Families Unsaid

March 11, 2010
By , San Ramon, CA
Mother prepares and cooks the food and sets it out on the table that Sister set up, Brother comes into the room, out of breath and a streak of mud across his cheek. Sister giggles and Mother chuckles and reaches over to wipe it off for him. He laughs and pulls away from her touch playfully. He doesn’t mean anything by it. He’s just too old for his mother to have to clean up for him. But Mother’s chest tightens anyway.
Sister sits down at the table first and looks down at the food. Tonight it’s chicken casserole because Mother hates tuna. She smiles to herself a bit. She remembers how Daddy made fun of Mother for that.
Mother sits at the table too and Brother comes back from washing his face in the bathroom. As usual, the trio doesn’t say grace because, really, why should you ask for it? As Mother always says, “Either you deserve it or you don’t. There is no gray.”
But there is, Brother thinks. Isn’t there?
Dinner starts and it’s quiet the first, what, ten minutes? Suddenly, Sister feels the need to tell Mother and Brother about what happened at school today. She tells the other two about how Jane-what’s-her-face made this really funny joke that made Jan-what’s-her-face laugh so hard milk shot out her nose. But Sister doesn’t tell Mother or Brother about that cute boy that sits next to her in Chemistry. She doesn’t tell them about how he talked to her the other day and how she has felt like she’s been flying on air ever since. She doesn’t tell them that she’s been sneaking out to meet him every night since then. She doesn’t tell them how good it feels to kiss him, to touch him and feel him against her.
Mother and Brother laugh.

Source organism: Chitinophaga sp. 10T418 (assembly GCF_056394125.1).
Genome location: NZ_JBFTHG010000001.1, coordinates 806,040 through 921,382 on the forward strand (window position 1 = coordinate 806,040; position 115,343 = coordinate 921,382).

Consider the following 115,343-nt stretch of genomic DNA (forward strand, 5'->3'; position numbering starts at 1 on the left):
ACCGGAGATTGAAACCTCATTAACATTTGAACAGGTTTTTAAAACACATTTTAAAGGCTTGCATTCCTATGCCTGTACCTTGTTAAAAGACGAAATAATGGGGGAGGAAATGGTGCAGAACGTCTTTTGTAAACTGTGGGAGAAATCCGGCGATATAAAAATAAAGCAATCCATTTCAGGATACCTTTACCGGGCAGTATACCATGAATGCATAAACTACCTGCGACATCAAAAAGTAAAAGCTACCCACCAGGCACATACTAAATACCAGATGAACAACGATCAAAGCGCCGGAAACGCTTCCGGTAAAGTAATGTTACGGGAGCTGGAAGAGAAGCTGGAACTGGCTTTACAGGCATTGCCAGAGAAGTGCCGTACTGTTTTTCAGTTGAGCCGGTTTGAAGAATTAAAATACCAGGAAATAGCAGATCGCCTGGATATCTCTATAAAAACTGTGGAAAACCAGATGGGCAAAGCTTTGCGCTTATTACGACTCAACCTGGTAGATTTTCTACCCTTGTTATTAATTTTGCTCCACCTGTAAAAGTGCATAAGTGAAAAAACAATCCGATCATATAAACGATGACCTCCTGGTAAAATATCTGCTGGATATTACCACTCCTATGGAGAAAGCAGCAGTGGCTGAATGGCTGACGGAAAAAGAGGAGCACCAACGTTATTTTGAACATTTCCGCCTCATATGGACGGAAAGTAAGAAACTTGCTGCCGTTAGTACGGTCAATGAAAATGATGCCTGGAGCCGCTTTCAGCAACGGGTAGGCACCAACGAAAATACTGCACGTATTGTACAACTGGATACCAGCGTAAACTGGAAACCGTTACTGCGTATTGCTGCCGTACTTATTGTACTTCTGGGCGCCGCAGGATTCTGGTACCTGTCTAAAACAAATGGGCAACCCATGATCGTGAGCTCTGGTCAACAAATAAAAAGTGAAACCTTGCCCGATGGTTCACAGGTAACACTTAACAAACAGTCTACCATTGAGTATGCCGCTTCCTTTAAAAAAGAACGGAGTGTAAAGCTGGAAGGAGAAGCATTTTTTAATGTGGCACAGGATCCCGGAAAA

Brother talks next. He tells the other two about what happened at football practice today. He tells them about how Coach was mad at him for fooling around too much. He doesn’t tell them that he’s not on the team anymore. He doesn’t tell them about the pack of smokes at the bottom of his backpack. He doesn’t tell them about how he knows how bad it is but, really, what does it matter? He doesn’t tell them about the stray dog he found outside the alley he was smoking in and that he’s been taking care of it for three and a half weeks. He doesn’t tell them that there is a gray and that he’s found it.
Mother and Sister laugh.
Mother doesn’t say anything. She watches her children as they share and compare and laugh at the stories and laughs when she hears them laugh. She doesn’t tell them that she got laid-off at work the other day. She doesn’t tell them that she can’t afford for them to go to college. She doesn’t tell them that she’s sorry—for being poor, for not having a job, for the loss of their Daddy, for so much more. She doesn’t tell them that she knows—about the boy, what they were doing—about the smokes, the dog, and the gray. She doesn’t tell them about the tears she cries at night.

Sister is pregnant and that cute boy from Chemistry takes off when he hears the news.
Brother has lung cancer and the dog from the alley is dead.
Mother is having trouble finding a job and cries at night.
She tells them she knows and that she’s sorry at dinner.





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